CS 475/575 -- Spring Quarter 2022

Project #5

CUDA: Monte Carlo Simulation

100 Points

Due: May 18


This page was last updated: June 1, 2022


Note: The flip machines do not have GPU cards in them, so CUDA will not run there. If your own system has a GPU, you can use that. You can also use rabbit or the DGX machine, but please be good about sharing them.


Introduction

Monte Carlo simulation is used to determine the range of outcomes for a series of parameters, each of which has a probability distribution showing how likely each option is to happen. In this project, you will take the Project #1 scenario and develop a CUDA-based Monte Carlo simulation of it, determining how likely a particular output is to happen. You will then take timing results and compare them with what you got with OpenMP in Project #1.

The Scenario

Use the same scenario from Project #1.

Compiling and Running on rabbit and the DGX System

On both rabbit and the DGX system, here is how to compile:
/usr/local/apps/cuda/cuda-10.1/bin/nvcc   -o proj05  proj05.cu
./proj05
On both rabbit and the DGX system, here is a working Makefile:
CUDA_PATH	=	/usr/local/apps/cuda/cuda-10.1
CUDA_BIN_PATH	=	$(CUDA_PATH)/bin
CUDA_NVCC	=	$(CUDA_BIN_PATH)/nvcc

proj05:	proj05.cu
		$(CUDA_NVCC) -o proj05  proj05.cu
On both rabbit and the DGX system, here is a working bash script:
#!/bin/bash
for t in 1024 4096 16384 65536 262144 1048576 2097152 4194304
do
        for b in 8 32 128
        do
                /usr/local/apps/cuda/cuda-10.1/bin/nvcc -DNUMTRIALS=$t -DBLOCKSIZE=$b -o proj05  proj05.cu
                ./proj05
        done
done

You can (and should!) write scripts to run the benchmark combinations. If you want to pass in benchmark parameters, the -DNUMTRIALS=$t notation works fine in nvcc.

Before you use the DGX, do your development on the rabbit system. It is a lot friendlier because you don't have to run your program through a batch submission. you can take your final performance numbers on rabbit, but you will enjoy the numbers you get on the DGX more!

You can also take your benchmark numbers on your own machine.

If you are trying to run CUDA on your own Visual Studio system, make sure your machine has the CUDA toolkit installed. It is available here: https://developer.nvidia.com/cuda-downloads

Running CUDA in Visual Studio

This requires a special setup so that Visual Studio knows to run nvcc in the right place. See our CUDA noteset for instructions.

Requirements:

  1. Use these as the ranges of the input parameters when you choose random parameter values:
    VariableDescriptionMinimumMaximum
    txTruck X starting location in feet-10.10.
    txvTruck X velocity in feet/second15.35.
    tyTruck Y location in feet40.50.
    svSnowball overall velocity in feet/second5.30.
    thetaSnowball horizontal launch angle in degrees10.70.
    halflenTruck half-length in feet15.30.

    Note: these are not the same numbers as we used before!

  2. Run this for at least three BLOCKSIZEs (i.e., the number of threads per block) of 8, 32, and 128, combined with NUMTRIALS sizes of at least 1024, 4096, 16384, 65536, 262144, 1048576, 2097152, and 4194304. You can use more if you want.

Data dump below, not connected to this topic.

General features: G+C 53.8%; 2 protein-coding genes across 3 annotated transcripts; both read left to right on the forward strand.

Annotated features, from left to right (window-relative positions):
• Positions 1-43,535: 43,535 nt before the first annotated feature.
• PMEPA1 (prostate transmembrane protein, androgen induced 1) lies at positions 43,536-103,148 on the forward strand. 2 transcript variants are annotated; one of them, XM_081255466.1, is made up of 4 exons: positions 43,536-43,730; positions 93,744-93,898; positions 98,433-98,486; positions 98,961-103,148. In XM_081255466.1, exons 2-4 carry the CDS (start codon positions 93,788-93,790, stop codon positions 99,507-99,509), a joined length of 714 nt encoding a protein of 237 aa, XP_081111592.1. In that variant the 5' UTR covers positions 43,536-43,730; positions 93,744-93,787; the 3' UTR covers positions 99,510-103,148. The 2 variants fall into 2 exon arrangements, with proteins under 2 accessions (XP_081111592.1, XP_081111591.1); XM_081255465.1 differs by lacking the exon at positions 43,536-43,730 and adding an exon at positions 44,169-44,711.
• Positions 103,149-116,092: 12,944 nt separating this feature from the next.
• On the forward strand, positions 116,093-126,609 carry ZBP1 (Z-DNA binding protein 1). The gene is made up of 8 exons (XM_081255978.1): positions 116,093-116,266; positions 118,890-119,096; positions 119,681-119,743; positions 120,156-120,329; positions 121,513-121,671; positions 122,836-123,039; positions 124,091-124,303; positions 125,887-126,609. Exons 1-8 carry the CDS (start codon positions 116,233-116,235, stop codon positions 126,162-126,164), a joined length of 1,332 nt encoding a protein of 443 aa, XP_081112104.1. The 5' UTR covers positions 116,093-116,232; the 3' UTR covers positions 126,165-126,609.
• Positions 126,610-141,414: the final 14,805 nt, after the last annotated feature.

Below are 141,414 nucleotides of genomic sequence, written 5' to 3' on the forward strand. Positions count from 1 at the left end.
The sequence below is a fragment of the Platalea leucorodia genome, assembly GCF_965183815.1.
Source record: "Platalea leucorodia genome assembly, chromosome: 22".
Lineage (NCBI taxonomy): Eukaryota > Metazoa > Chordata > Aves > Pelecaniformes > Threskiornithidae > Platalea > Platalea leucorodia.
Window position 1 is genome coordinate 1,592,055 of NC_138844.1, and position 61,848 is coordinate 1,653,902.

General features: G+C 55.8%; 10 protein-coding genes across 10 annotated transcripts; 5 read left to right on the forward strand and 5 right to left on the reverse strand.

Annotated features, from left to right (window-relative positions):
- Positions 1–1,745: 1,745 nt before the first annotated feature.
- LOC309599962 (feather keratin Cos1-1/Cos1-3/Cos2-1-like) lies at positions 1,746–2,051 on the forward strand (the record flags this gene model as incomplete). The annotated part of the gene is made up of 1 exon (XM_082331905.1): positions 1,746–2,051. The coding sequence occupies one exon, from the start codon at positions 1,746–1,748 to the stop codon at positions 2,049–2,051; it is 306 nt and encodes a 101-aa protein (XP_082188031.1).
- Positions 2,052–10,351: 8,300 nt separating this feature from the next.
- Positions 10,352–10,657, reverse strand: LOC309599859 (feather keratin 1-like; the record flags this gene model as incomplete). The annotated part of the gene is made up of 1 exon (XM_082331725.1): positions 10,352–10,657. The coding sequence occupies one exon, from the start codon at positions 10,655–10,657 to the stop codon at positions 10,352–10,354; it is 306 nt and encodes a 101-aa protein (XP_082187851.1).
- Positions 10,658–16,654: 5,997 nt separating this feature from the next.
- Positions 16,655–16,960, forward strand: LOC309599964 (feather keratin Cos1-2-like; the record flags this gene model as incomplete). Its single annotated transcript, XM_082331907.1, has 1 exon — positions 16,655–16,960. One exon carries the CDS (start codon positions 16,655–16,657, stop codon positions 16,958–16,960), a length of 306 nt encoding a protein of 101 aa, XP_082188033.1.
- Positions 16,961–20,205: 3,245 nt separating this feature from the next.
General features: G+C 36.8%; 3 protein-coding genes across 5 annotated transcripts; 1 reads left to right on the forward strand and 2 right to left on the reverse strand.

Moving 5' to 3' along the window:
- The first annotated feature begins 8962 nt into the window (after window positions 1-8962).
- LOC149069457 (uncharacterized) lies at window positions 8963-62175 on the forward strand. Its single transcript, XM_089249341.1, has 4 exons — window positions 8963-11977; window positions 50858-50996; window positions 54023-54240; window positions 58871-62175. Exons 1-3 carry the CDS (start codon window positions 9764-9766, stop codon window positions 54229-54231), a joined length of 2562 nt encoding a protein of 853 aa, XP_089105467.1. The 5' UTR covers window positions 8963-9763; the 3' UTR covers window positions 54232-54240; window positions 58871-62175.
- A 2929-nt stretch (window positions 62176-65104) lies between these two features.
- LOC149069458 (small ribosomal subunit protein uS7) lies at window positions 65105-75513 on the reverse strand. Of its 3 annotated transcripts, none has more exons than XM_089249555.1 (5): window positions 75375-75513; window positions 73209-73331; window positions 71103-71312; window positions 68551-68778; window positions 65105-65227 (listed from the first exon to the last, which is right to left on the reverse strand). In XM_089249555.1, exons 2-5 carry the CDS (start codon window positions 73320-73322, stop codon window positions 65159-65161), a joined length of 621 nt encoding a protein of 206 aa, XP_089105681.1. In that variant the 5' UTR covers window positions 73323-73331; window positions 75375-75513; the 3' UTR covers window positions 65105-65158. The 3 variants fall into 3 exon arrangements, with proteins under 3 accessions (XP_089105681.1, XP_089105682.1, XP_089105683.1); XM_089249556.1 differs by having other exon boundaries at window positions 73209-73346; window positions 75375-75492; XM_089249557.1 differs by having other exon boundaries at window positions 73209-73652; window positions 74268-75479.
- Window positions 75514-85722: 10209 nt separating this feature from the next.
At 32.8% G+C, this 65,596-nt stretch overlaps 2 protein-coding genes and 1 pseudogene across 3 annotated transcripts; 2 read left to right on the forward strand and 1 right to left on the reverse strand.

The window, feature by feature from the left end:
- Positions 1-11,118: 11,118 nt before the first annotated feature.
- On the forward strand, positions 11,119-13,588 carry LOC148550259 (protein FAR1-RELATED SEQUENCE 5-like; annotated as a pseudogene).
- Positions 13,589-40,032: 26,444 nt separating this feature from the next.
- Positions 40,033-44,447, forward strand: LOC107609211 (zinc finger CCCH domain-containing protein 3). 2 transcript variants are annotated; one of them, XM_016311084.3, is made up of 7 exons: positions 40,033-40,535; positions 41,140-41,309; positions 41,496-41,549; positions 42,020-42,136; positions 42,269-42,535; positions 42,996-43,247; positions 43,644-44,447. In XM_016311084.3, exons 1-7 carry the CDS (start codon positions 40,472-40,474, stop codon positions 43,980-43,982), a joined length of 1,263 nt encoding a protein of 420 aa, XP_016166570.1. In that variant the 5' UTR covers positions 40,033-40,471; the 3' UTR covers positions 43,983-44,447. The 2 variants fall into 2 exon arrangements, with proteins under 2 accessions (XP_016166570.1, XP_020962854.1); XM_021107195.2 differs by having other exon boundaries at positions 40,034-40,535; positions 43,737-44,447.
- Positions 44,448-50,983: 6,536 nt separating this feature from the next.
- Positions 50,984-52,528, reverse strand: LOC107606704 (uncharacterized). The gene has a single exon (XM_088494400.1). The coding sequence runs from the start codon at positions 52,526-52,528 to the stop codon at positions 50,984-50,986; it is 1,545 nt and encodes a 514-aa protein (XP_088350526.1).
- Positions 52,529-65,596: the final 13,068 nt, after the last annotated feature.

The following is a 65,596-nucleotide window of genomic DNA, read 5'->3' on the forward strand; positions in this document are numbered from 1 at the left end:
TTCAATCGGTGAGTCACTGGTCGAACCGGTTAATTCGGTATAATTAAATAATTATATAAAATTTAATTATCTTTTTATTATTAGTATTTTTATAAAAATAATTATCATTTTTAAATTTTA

3. Be sure each NUMTRIALS is a multiple of 1024. All of the ones above already are.

  4. Record timing for each combination. For performance, use some appropriate units like MegaTrials/Second.

  5. For this one, use CUDA timing, not OpenMP timing.

  6. Do a table and two graphs:
    1. Performance vs. NUMTRIALS with multiple curves of BLOCKSIZE
    2. Performance vs. BLOCKSIZE with multiple curves of NUMTRIALS

  7. Like Project #1 before, fill the arrays ahead of time with random values. Send them to the GPU where they can be used as look-up tables.

  8. You will also need these .h files: Just keep them in your project folder.

  9. Your commentary PDF should:
    1. Tell what machine you ran this on
    2. What do you think this new probability is?
    3. Show the table and the two graphs
    4. What patterns are you seeing in the performance curves?
    5. Why do you think the patterns look this way?
    6. Why is a BLOCKSIZE of 8 so much worse than the others?
    7. How do these performance results compare with what you got in Project #1? Why?
    8. What does this mean for the proper use of GPU parallel computing?

Sample Test Code

Here is the complete array-multiplication CUDA program we looked at in class: arrayMul.cu. As a first step, you might try getting on rabbit and compiling and running it to be sure you understand the process.

Skeleton Code for Project #5

proj05.cu
This code has both the old table of parameters and the new table listed in it. The line:
  #define PROJECT1
will turn on the old values. Changing it to:
  //#define PROJECT1
will turn on the new values. When you think your code is ready to go, try it with the old values and see if you get a correct probability of ~29%. If you don't, then something is wrong with your code and you might as well fix it before you try the new values.

Grading:

FeaturePoints
Correct probability10
Monte Carlo performance table20
Graph of performance vs. NUMTRIALS with multiple curves of BLOCKSIZE25
Graph of performance vs. BLOCKSIZE with multiple curves of NUMTRIALS25
Commentary20
Potential Total100